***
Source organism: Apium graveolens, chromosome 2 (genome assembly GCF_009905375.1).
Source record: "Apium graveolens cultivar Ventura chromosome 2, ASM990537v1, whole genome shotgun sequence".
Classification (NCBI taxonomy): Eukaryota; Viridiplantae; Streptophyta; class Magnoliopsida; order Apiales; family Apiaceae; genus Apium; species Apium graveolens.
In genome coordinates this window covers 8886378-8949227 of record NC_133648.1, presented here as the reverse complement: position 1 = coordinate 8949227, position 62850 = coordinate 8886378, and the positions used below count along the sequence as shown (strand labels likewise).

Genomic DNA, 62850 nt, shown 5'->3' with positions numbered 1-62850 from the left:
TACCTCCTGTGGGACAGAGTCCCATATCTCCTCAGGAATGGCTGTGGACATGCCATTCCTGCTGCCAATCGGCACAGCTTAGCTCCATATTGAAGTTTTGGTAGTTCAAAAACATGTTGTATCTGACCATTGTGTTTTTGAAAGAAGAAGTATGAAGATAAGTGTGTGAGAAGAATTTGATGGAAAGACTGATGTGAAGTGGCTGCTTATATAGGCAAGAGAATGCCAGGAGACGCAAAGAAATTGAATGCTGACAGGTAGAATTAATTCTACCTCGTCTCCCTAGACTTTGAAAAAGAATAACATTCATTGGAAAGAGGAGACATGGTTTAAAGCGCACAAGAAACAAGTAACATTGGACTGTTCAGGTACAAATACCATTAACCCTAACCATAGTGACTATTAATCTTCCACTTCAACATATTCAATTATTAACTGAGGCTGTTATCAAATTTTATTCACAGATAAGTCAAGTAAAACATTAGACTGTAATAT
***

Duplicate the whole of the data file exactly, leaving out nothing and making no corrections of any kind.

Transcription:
Source organism: Apium graveolens, chromosome 2 (genome assembly GCF_009905375.1).
Source record: "Apium graveolens cultivar Ventura chromosome 2, ASM990537v1, whole genome shotgun sequence".
Classification (NCBI taxonomy): Eukaryota; Viridiplantae; Streptophyta; class Magnoliopsida; order Apiales; family Apiaceae; genus Apium; species Apium graveolens.
In genome coordinates this window covers 8886378-8949227 of record NC_133648.1, presented here as the reverse complement: position 1 = coordinate 8949227, position 62850 = coordinate 8886378, and the positions used below count along the sequence as shown (strand labels likewise).

Genomic DNA, 62850 nt, shown 5'->3' with positions numbered 1-62850 from the left:
TACCTCCTGTGGGACAGAGTCCCATATCTCCTCAGGAATGGCTGTGGACATGCCATTCCTGCTGCCAATCGGCACAGCTTAGCTCCATATTGAAGTTTTGGTAGTTCAAAAACATGTTGTATCTGACCATTGTGTTTTTGAAAGAAGAAGTATGAAGATAAGTGTGTGAGAAGAATTTGATGGAAAGACTGATGTGAAGTGGCTGCTTATATAGGCAAGAGAATGCCAGGAGACGCAAAGAAATTGAATGCTGACAGGTAGAATTAATTCTACCTCGTCTCCCTAGACTTTGAAAAAGAATAACATTCATTGGAAAGAGGAGACATGGTTTAAAGCGCACAAGAAACAAGTAACATTGGACTGTTCAGGTACAAATACCATTAACCCTAACCATAGTGACTATTAATCTTCCACTTCAACATATTCAATTATTAACTGAGGCTGTTATCAAATTTTATTCACAGATAAGTCAAGTAAAACATTAGACTGTAATAT